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What criss-crossing North America using bitcoin taught Amelie Arras

  • Amélie Arras, a 25-year-old marketing director, travelled across North America spending only bitcoin.
  • Through social media outreach, Arras was able to connect with bitcoin communities that helped her purchase food, tickets and other necessities.
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What criss-crossing North America using bitcoin taught Amelie Arras

Sometimes, having enough money isn’t enough to survive — especially if it’s a wildly volatile digital currency that few businesses accept.

When London-based marketing director Amélie Arras began an east-west journey across North America using only bitcoin, she unsurprisingly got a less than enthusiastic response from locals when asking them how to pay for things with it.

“At the Chicago airport tourist office, someone said to me, ‘Madam, this is a dollar-based economy; no one’s going to accept your bitcoin,'” said Arras, 25, who was sponsored by technology company iGTB. “I was thinking, ‘Oh god, this doesn’t look good — I tried to talk to people about bitcoin and their response was, ‘Bit what’? Is it Apple Pay?'”

Arras eventually found a ride to her hotel, but making it to the finish line depended on how connect with as many holders of the digital asset as possible. She was part of a cross-continental race between two of North America’s largest fintech events — the Swift International Banking Operations Seminar (SIBOS) in Toronto the third week of October, and Money2020, which was held in Las Vegas a week later. Participants in the challenge had to criss-cross the continent from Toronto to Las Vegas and pay for transportation, food, accommodation and incidental costs using assigned payment method. Arras had bitcoin, while her competitors had gold, chip and pin, contactless, and old-fashioned cash and coins.

Arras raced between October 19 and October 23, and while she came in first, it took some strategizing. She was able to find an online travel agent that accepted bitcoin, but even doing prior research on sites like coinmap.org to find merchants who would accept bitcoin would prove to be unreliable, as was the case when she arrived in Columbus, Ohio.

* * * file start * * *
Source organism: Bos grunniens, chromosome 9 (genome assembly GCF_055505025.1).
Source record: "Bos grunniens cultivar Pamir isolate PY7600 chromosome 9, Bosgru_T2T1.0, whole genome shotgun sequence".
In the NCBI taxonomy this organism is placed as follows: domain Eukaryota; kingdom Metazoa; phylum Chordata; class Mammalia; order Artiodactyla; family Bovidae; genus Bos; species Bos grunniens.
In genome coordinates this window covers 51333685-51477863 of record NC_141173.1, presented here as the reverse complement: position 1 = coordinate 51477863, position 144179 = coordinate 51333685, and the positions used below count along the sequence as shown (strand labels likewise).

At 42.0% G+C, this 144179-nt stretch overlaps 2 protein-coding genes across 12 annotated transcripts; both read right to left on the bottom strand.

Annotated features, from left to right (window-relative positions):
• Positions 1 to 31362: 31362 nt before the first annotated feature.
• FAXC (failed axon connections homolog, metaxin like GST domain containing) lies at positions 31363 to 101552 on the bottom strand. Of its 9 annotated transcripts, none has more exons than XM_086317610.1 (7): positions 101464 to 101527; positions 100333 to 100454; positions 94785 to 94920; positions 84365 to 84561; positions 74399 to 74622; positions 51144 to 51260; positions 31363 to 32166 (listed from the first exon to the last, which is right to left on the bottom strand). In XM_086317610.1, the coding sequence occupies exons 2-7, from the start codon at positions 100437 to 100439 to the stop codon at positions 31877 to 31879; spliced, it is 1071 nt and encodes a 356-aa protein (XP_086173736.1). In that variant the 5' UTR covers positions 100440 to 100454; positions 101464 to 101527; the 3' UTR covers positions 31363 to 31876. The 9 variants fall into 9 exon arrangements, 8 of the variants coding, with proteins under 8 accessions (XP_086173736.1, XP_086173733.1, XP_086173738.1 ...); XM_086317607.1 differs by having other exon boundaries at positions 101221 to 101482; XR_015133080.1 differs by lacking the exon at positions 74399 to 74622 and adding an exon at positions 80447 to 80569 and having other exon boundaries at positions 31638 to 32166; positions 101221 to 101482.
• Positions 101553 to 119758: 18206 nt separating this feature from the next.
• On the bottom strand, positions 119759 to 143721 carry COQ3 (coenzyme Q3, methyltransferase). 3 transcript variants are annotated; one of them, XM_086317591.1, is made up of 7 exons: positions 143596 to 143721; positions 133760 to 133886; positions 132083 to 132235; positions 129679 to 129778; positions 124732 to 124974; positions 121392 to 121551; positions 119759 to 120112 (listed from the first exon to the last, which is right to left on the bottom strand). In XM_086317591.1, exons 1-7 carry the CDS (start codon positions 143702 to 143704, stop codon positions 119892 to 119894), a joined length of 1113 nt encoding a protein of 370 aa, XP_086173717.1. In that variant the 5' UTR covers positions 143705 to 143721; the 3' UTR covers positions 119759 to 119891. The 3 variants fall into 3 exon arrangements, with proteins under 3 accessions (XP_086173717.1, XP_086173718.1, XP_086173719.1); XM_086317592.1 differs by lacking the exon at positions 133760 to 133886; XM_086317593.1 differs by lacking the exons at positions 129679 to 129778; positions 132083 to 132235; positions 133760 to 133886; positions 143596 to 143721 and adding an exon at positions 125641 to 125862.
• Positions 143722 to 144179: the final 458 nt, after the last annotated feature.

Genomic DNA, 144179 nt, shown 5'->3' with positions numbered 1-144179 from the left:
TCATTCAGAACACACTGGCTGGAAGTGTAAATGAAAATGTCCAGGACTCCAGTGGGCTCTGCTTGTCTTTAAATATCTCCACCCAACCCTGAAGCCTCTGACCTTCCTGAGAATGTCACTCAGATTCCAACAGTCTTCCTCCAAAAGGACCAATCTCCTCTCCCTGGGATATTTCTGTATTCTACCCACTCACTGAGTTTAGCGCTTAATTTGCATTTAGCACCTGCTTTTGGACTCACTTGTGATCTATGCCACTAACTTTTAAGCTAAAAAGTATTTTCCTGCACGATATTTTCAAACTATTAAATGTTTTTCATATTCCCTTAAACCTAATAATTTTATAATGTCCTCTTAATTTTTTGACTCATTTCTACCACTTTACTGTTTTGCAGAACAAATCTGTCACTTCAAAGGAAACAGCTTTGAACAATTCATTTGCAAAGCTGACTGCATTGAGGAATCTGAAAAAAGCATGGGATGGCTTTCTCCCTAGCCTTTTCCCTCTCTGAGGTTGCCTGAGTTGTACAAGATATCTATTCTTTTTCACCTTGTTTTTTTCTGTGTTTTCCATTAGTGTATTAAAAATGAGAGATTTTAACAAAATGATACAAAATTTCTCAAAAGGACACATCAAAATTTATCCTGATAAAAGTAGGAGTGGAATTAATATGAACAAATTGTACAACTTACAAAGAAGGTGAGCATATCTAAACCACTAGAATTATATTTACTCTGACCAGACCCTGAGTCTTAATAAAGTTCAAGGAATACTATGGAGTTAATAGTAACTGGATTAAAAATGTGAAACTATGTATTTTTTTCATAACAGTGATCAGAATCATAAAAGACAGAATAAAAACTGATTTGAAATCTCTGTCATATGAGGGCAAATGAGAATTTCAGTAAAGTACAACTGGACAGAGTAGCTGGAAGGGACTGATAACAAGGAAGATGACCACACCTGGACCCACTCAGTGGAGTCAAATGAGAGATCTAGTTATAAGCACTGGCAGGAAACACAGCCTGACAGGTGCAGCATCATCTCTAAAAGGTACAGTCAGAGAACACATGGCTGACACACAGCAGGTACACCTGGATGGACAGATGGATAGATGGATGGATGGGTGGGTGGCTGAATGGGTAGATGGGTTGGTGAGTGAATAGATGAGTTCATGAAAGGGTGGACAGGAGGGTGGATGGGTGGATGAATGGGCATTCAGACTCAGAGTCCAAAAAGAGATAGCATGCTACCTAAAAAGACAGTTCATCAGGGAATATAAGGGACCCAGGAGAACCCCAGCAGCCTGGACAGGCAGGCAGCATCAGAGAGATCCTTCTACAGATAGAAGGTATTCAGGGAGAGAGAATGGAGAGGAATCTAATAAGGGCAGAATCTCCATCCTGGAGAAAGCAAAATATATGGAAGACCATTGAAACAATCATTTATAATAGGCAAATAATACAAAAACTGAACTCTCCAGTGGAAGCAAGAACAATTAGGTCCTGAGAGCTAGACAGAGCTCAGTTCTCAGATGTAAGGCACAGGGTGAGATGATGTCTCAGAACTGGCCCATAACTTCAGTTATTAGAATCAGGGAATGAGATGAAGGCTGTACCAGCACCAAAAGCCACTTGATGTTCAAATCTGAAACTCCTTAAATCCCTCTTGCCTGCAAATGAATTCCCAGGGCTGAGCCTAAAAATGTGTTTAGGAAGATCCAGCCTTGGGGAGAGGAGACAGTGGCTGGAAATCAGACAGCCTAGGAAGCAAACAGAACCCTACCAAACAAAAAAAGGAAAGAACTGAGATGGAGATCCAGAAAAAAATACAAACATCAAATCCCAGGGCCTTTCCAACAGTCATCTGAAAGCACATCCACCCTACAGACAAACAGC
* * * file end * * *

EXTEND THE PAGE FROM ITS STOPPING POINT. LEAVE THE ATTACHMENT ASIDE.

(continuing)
“I read online that Starbucks [in Columbus] accepted bitcoin, but no one knew what it was,” she said. What saved her was using social media to connect with bitcoin communities in her destinations. “I went on Reddit and Facebook in Columbus, and there were some communities talking about bitcoin; I put up a post about what I was doing, and people responded to it,” she said.

She used the same strategy to pay for food and other staples while on the road, finding community members who held bitcoin, letting them buy things for her in dollars and them reimbursing them in bitcoin. Arras used a mobile bitcoin wallet called Blockchain, from which it was easy to send funds.

The experience also opened her up to random acts of kindness from community members. “I reached out to the community in Denver a long time before, and the Denver bitcoin community picked me up from the airport and drove me to the hotel.” From Denver, Arras made it to Las Vegas, with a small pitstop at the Grand Canyon to take a selfie — an assigned challenge from race organizers.

Arras said she thinks digital currencies are the future of money and that they’re backed by loyal constituencies.

“What I’ve learned is that bitcoin is by the people for the people,” she said. “Bitcoin communities are amazing — there’s a strong sense of community and there’s a feeling of ownership.”

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